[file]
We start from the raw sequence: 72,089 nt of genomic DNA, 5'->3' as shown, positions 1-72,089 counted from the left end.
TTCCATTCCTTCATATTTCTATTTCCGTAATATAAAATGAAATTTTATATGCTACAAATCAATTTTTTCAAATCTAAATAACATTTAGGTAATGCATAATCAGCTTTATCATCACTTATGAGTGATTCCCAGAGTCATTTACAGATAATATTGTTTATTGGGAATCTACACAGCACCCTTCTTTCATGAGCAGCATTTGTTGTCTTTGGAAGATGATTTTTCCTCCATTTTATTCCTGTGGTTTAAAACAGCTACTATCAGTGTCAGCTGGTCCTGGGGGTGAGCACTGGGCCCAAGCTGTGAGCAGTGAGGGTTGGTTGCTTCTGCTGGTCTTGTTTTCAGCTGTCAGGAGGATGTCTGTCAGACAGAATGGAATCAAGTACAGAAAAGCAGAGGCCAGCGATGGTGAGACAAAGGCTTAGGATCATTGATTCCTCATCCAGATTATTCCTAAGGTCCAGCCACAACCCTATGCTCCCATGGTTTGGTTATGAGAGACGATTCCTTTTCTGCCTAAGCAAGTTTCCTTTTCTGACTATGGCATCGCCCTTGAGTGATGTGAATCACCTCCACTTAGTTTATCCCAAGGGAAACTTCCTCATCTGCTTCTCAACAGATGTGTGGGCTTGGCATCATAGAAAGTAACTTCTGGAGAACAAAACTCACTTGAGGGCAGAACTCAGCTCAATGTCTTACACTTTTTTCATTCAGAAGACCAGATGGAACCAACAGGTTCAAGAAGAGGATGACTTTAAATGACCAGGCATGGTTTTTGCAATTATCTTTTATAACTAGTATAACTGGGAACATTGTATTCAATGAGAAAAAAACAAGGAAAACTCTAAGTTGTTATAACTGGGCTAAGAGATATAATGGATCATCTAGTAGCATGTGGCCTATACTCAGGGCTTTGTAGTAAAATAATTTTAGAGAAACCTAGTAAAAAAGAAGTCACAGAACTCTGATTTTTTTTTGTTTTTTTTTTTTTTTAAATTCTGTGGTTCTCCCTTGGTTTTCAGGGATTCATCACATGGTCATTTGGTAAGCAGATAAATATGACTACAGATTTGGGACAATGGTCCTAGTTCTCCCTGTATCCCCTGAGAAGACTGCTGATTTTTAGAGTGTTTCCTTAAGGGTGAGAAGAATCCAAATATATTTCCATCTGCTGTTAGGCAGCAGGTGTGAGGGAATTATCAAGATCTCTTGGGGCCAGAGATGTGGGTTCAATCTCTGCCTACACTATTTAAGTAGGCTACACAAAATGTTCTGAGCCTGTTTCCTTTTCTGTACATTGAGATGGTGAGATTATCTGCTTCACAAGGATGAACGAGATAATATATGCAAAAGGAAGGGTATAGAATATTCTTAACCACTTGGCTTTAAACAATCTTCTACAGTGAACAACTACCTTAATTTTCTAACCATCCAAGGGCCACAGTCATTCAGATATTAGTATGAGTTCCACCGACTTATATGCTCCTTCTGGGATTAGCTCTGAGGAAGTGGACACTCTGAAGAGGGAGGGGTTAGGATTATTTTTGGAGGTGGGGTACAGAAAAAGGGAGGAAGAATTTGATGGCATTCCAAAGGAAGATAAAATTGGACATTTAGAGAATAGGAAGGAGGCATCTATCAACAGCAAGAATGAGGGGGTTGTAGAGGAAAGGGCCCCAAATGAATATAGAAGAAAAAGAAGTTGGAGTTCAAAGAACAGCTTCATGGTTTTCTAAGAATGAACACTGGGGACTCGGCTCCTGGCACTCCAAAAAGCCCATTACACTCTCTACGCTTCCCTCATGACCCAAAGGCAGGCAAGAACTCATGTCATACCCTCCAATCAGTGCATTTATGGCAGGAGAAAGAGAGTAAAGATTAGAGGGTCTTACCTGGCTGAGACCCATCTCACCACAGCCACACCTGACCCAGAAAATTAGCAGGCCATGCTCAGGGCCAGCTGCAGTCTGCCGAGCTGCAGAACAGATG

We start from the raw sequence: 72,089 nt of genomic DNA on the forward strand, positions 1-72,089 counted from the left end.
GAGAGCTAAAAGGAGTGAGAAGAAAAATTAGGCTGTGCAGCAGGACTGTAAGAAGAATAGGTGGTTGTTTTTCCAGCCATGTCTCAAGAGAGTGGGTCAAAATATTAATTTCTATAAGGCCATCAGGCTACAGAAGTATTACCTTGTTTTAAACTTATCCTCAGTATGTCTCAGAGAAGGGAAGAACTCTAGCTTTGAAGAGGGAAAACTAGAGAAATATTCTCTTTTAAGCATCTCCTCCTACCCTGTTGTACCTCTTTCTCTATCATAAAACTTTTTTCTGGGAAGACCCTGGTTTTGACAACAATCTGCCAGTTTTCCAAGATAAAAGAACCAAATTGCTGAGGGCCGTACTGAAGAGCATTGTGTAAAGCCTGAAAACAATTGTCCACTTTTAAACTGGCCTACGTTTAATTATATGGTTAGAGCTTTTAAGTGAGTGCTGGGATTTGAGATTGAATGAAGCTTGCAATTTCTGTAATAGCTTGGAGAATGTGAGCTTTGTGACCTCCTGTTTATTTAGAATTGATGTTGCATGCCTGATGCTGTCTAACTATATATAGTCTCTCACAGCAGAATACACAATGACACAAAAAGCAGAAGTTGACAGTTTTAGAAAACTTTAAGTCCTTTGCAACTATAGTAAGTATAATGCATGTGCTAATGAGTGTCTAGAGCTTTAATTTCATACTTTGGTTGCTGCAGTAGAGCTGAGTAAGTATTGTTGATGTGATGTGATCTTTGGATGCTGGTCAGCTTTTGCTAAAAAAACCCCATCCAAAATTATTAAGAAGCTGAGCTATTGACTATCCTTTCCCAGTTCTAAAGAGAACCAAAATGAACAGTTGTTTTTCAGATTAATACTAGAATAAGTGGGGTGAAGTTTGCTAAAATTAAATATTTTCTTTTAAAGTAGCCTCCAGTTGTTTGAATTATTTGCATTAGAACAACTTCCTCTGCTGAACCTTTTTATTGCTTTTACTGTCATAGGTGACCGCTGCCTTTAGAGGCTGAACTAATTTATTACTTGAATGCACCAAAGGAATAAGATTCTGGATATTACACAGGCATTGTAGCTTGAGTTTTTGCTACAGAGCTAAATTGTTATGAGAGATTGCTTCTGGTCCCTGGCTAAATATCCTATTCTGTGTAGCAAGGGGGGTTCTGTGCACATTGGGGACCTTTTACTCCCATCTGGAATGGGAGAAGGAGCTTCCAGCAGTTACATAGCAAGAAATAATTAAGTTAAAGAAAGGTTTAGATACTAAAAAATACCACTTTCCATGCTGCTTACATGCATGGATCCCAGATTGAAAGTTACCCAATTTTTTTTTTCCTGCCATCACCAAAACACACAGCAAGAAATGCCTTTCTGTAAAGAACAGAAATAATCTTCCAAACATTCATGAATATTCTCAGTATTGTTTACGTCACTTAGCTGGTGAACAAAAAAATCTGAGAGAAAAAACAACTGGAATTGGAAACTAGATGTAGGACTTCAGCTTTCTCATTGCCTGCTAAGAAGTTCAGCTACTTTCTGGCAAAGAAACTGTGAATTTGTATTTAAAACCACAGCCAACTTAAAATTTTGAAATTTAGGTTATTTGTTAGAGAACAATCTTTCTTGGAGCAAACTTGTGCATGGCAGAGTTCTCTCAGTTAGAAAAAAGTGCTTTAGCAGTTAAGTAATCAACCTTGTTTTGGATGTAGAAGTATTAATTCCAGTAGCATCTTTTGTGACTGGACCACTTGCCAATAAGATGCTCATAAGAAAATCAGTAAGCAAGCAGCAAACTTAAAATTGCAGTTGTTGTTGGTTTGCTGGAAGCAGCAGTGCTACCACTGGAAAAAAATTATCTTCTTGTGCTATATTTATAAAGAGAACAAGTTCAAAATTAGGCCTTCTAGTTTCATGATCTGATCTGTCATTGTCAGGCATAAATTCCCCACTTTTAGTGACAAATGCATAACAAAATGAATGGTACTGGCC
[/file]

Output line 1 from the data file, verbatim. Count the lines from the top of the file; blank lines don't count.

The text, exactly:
We start from the raw sequence: 72,089 nt of genomic DNA, 5'->3' as shown, positions 1-72,089 counted from the left end.